I turn another page. “Okay, try this one. He finds out that National Geographic has lots of fantastic footage—reels and reels of film. Underwater clips of Jacques Cousteau, footage of Americans climbing Everest, Jane Goodall and the wild chimpanzees, even discovering the first Homo Sapiens. But they aren’t TV shows—just footage. So he gets John Allen and a team to help him create shows. Allen is the genius that got the Peanuts shows on prime time. So that’s how the National Geographic Series happens. Certainly you’ve seen that.”

“Yes, ziss I remember vell.”

“Well here’s where it gets good. They make the whole series on spec. Then Ray tells his client—Encyclopaedia Britannica, ‘We won’t sell it to you unless we get prime time.’ Wrap yourself around the moxie behind that. He doesn’t want it aired on Sunday afternoon the way Hallmark does at that time. He figures people are watching football that day and he’s right. After finishing the shows, he’s saying if they’re not a raging success, he’ll chuck ‘em. He’s taking a huge risk.”

Lonagan shakes his head and scowls. “A guy shouldn’t never oughta let his ass hang out dat far on a deal.”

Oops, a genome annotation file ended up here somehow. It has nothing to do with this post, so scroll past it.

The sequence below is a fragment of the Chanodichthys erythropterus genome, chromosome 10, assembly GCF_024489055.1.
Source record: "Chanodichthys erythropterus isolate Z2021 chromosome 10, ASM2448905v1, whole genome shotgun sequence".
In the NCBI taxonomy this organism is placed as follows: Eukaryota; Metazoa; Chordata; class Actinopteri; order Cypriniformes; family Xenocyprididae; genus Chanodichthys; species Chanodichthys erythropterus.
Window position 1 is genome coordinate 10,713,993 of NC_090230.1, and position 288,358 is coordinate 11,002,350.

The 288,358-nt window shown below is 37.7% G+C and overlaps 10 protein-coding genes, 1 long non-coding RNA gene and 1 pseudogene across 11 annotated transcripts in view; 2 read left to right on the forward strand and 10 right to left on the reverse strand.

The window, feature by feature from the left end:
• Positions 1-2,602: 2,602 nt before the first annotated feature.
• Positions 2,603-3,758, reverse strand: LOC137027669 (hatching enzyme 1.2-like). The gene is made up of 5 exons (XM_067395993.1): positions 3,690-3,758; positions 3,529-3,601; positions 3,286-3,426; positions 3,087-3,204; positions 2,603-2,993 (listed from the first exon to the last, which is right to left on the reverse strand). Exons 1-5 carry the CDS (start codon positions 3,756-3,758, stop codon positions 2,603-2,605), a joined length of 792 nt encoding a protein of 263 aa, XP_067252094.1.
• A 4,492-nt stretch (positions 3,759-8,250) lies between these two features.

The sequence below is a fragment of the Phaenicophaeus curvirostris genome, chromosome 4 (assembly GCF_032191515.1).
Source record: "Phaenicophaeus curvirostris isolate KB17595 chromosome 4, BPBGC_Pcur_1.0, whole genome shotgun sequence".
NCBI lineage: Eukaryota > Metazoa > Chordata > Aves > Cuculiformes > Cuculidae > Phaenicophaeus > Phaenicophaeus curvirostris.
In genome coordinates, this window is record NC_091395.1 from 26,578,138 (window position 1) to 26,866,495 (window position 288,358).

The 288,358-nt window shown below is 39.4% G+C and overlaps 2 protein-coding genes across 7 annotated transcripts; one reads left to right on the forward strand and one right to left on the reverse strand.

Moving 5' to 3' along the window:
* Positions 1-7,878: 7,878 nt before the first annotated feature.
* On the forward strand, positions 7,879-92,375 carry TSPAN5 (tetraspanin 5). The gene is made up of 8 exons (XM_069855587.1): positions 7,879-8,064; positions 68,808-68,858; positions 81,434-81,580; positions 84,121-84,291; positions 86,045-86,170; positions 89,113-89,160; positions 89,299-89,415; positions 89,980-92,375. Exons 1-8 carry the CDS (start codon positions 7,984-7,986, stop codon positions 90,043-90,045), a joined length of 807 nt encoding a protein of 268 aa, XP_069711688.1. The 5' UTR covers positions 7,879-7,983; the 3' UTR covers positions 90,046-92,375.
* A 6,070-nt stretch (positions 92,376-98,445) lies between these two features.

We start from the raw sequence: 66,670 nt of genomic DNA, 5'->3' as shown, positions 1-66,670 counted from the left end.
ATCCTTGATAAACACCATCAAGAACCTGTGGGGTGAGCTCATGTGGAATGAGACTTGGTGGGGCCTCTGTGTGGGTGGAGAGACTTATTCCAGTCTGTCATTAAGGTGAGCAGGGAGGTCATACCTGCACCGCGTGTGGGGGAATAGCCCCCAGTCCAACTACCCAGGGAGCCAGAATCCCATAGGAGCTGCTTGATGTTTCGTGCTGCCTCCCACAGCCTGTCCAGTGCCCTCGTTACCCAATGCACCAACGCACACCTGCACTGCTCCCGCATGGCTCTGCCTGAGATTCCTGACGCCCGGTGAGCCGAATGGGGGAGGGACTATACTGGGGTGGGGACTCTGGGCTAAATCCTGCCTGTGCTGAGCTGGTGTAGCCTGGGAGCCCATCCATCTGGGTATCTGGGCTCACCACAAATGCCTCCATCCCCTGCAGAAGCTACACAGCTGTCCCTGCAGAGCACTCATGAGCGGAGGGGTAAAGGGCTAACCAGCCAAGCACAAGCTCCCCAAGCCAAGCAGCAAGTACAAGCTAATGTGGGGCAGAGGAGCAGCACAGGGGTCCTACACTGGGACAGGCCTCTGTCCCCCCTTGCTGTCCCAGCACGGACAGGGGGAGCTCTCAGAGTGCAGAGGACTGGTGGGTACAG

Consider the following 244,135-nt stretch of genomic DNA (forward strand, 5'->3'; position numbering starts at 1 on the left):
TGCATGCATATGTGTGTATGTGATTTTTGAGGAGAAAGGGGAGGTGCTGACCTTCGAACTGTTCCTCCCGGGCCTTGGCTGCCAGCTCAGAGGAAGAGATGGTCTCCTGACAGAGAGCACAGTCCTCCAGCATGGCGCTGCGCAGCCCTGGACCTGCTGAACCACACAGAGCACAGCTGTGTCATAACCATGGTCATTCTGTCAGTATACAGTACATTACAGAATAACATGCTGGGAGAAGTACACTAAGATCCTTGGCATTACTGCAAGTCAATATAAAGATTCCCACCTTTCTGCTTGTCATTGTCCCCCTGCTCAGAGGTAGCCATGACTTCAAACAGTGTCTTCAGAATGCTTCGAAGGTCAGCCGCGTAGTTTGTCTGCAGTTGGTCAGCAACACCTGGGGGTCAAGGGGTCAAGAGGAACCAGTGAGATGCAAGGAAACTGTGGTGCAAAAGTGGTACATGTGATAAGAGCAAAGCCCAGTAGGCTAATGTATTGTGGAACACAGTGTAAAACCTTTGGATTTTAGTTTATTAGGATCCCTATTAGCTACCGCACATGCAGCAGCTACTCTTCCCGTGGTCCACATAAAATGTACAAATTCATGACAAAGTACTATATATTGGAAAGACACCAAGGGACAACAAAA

“Maybe, but Ray doesn’t seem to have any fear in his makeup. So he takes the show to NBC. They turn it down. Same old story: They don’t know where it fits—it’s not news and it’s not a documentary. It’s a whole new genre. Always hard to sell a new genre. And ABC? Same story.

“Anyway, he realizes there’s only one man who’ll buy this show—the head of CBS—the king of the documentaries back then. So he spends a whole month and works up a super-detailed 30-minute presentation. All the visuals, the financial projections, the entire picture.”

I lean back and glance at my two guests. “So the big day finally arrives. Ray and the agency meet the head of the network face to face. Ray’s just three minutes into his presentation when the guy says ‘I got it. Let’s do it.’ Just like that.”

Lonagan nods. “I seen stuff like that happen.”

“Well Ray’s not done. He tells them there’s one caveat. ‘We gotta have prime time.’ Seems to me he’s pressing his luck but the guy says, ‘Done. You got early prime time four times a year.’ So Ray goes ahead and gets Britannica to sponsor it for four years. Great show. I don’t think I missed a single episode.”

Lonagan leans across my beat-up desk. “I got somethin’ even better.” That close to my face, his breath stinks of corned beef and beer.  Smells worse than a cheap cigar. I roll my chair back, away from the stench and put my feet on the desk. “Fire away.”

He cracks a malicious grin. “Ray’s one o’ them born entrepreneurs. He loves every part of it.”